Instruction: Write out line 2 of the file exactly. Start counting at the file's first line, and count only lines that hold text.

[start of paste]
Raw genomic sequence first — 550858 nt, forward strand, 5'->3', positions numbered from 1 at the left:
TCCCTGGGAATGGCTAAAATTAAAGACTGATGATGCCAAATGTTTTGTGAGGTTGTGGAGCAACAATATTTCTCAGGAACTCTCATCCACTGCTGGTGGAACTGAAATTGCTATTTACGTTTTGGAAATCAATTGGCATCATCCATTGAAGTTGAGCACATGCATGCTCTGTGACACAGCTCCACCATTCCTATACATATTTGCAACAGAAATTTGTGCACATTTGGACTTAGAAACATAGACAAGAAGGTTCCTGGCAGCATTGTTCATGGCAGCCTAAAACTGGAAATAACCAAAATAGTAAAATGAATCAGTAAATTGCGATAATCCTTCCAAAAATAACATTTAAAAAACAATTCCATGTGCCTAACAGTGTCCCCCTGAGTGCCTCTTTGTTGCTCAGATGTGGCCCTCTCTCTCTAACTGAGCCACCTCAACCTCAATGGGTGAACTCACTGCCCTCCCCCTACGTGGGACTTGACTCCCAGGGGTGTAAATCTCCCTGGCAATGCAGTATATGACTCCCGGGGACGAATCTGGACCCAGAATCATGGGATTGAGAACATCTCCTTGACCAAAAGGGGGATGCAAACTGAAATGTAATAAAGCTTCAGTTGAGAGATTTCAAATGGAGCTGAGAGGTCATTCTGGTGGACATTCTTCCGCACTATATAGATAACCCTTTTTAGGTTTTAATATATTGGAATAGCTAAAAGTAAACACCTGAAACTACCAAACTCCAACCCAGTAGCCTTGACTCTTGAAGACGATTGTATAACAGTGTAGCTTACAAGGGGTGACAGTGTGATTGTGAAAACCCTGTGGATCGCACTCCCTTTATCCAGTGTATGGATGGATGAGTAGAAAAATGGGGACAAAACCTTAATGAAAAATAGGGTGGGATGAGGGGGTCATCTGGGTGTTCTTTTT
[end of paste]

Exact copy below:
TCCCTGGGAATGGCTAAAATTAAAGACTGATGATGCCAAATGTTTTGTGAGGTTGTGGAGCAACAATATTTCTCAGGAACTCTCATCCACTGCTGGTGGAACTGAAATTGCTATTTACGTTTTGGAAATCAATTGGCATCATCCATTGAAGTTGAGCACATGCATGCTCTGTGACACAGCTCCACCATTCCTATACATATTTGCAACAGAAATTTGTGCACATTTGGACTTAGAAACATAGACAAGAAGGTTCCTGGCAGCATTGTTCATGGCAGCCTAAAACTGGAAATAACCAAAATAGTAAAATGAATCAGTAAATTGCGATAATCCTTCCAAAAATAACATTTAAAAAACAATTCCATGTGCCTAACAGTGTCCCCCTGAGTGCCTCTTTGTTGCTCAGATGTGGCCCTCTCTCTCTAACTGAGCCACCTCAACCTCAATGGGTGAACTCACTGCCCTCCCCCTACGTGGGACTTGACTCCCAGGGGTGTAAATCTCCCTGGCAATGCAGTATATGACTCCCGGGGACGAATCTGGACCCAGAATCATGGGATTGAGAACATCTCCTTGACCAAAAGGGGGATGCAAACTGAAATGTAATAAAGCTTCAGTTGAGAGATTTCAAATGGAGCTGAGAGGTCATTCTGGTGGACATTCTTCCGCACTATATAGATAACCCTTTTTAGGTTTTAATATATTGGAATAGCTAAAAGTAAACACCTGAAACTACCAAACTCCAACCCAGTAGCCTTGACTCTTGAAGACGATTGTATAACAGTGTAGCTTACAAGGGGTGACAGTGTGATTGTGAAAACCCTGTGGATCGCACTCCCTTTATCCAGTGTATGGATGGATGAGTAGAAAAATGGGGACAAAACCTTAATGAAAAATAGGGTGGGATGAGGGGGTCATCTGGGTGTTCTTTTT